A Black man who works in Needham on Wednesday filed a lawsuit against the town, its police chief, and four police officers, alleging the police department violated his civil rights and racially profiled him during a January 2020 arrest for suspected shoplifting.
Marvin Henry alleges “four white officers of the Needham Police Department conspired to wrongfully accost, arrest, detain, publicly embarrass, and defame” him when he was suspected of shoplifting from a CVS before going to work as a massage therapist, according to the complaint, filed Wednesday in US District Court.
The lawsuit alleges that Henry’s “only crime” was being Black, for which he was “forced to endure unlawful arrest and ongoing public embarrassment not only at the scene, but in the days and weeks that followed, as the Defendants published false allegations against Mr. Henry and ‘investigated’ absurd possible crimes in the hope of justifying their misconduct.”
According to the lawsuit, on Jan. 25, 2020, Henry, who lives in Hyde Park, stopped at a Needham CVS to buy cough drops and an iced tea before his shift at Elements Massage. Before he entered the CVS, a Black man and a Black woman also went into the store, and a CVS employee told the store’s manager that he thought he recognized them from two previous shoplifting instances at the CVS and called 911.
The officers that responded indicated that Henry was the suspected shoplifter, according to the complaint.
“The only way in which Mr. Henry matched the description of the suspect was his skin color,” the lawsuit alleges, but the officer “accosted Mr. Henry outside of his minivan and detained him.”
An officer handcuffed Henry and did not tell him why he was arrested, searched Henry’s pockets, and ignored Henry’s complaints that his handcuffs were too tight, according to the lawsuit. Henry offered to show the officers a copy of his CVS receipt on his phone, but the officers “did not immediately accept this offer, which would have dispelled any suspicion, and instead continued to detain him, ignoring the proof of Mr. Henry’s innocence,” according to the lawsuit.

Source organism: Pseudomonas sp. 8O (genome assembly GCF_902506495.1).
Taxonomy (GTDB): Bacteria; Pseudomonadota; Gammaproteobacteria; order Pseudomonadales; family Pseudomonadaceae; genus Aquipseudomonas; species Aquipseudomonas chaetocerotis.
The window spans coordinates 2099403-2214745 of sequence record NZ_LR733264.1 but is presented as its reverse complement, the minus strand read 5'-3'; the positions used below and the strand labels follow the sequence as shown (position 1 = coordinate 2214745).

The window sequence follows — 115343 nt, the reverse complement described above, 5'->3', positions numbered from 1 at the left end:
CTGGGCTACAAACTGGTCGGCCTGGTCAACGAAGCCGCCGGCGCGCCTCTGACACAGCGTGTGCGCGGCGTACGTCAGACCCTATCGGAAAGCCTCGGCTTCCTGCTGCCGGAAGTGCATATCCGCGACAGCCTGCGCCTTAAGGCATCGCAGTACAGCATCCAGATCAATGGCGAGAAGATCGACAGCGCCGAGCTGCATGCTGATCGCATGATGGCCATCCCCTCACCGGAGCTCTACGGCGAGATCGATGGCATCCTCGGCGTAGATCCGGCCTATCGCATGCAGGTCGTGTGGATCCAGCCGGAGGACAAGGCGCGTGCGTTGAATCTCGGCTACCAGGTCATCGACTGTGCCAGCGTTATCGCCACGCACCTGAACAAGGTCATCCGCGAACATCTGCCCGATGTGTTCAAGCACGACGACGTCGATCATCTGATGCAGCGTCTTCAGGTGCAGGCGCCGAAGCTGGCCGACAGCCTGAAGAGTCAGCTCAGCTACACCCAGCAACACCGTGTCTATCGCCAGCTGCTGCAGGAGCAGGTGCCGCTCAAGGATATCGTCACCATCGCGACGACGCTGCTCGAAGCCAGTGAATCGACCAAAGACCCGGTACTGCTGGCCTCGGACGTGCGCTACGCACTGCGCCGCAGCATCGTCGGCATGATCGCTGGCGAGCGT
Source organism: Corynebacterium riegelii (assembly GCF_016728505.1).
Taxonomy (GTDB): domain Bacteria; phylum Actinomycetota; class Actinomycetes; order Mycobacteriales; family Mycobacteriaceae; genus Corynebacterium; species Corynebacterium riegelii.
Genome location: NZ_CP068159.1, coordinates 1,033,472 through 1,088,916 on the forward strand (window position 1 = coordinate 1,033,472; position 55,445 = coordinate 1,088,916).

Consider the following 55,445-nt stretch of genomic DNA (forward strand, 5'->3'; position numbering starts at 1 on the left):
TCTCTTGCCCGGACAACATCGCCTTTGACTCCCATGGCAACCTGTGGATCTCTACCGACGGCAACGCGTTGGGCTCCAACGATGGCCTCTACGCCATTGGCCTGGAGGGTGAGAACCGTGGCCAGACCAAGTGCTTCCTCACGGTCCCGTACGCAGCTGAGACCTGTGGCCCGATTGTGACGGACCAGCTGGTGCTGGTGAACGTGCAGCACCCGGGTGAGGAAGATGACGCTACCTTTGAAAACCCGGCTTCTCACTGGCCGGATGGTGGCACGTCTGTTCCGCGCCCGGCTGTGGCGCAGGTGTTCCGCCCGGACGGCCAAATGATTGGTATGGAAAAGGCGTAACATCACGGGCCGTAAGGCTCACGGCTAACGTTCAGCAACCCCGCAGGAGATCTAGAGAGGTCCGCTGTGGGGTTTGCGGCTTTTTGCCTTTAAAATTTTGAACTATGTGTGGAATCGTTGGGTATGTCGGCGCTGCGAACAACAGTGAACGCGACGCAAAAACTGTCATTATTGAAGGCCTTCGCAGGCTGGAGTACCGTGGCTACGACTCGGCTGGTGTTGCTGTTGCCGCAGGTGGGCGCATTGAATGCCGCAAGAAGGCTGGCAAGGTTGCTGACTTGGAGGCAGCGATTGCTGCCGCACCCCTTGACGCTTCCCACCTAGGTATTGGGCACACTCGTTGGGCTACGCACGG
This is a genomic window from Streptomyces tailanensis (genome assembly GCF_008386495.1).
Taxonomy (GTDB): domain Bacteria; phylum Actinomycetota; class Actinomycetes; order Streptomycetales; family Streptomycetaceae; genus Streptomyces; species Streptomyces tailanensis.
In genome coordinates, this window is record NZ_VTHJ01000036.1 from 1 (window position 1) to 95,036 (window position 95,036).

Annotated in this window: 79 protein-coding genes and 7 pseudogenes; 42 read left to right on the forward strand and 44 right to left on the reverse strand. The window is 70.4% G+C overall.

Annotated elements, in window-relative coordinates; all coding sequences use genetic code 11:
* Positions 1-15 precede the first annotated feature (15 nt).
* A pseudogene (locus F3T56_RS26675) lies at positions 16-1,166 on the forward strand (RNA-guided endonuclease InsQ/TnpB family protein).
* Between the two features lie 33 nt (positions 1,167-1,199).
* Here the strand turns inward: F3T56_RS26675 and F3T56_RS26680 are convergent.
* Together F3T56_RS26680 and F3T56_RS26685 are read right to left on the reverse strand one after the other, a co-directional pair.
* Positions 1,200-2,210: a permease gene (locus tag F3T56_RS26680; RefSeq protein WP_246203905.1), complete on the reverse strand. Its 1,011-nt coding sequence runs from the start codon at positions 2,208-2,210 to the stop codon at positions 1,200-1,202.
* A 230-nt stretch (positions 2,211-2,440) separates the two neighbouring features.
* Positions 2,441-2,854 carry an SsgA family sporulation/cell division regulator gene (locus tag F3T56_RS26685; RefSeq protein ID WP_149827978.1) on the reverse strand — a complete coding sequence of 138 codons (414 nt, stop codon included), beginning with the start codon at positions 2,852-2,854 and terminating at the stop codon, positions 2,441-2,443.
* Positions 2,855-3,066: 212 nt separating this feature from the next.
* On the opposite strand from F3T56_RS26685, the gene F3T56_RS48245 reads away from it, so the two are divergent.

“Mr. Henry was humiliated, and he was concerned that his public detention — in full view of a busy Starbucks and the people of Needham — would affect his ability to get clients as a massage therapist by undermining his clients’ trust in him,” the lawsuit says. “Mr. Henry would not have been mistreated in this way if he was not Black.”
The officers decided to release Henry, according to the lawsuit, but in the weeks after, two of the officers were “determined to find Mr. Henry guilty of some offense” and “conspired to pursue a follow-up investigation.”
One of the officers named in the lawsuit instructed another officer to investigate whether Henry was regularly stealing from the CVS and embezzling money from the store, the lawsuit alleges.
The town of Needham declined to comment, spokeswoman Cyndi Roy Gonzalez said in an e-mail.
“As the father of four Black sons, my story is about more than just that day,” Henry said in a statement announcing the lawsuit. “I want my sons to have every opportunity - not spend their lives looking over their shoulders, worried they’ll be harassed, humiliated, or handcuffed because of the color of their skin. I know it is my responsibility, as a father and as a citizen, to stand up and speak out.”
The lawsuit comes after Henry in July 2020 wrote a letter to the town that outlined his accusations and requested an independent investigation, an apology from the police department, and implicit bias and de-escalation training to ensure a similar incident does not happen again.
As a result of the encounter, Henry “is fearful every time he is in Needham, where he continues to work” and “continues to struggle with shame, fear, and worry for his four young children,” the lawsuit states.
Henry is seeking unspecified compensatory and punitive damages, coverage of attorney’s fees, the removal of an incident report posted to the town’s website that the lawsuit describes as “defamatory,” and training for all Needham police officers on implicit bias, de-escalation techniques, and report writing.
Globe Correspondent Jeremy C. Fox contributed to this report.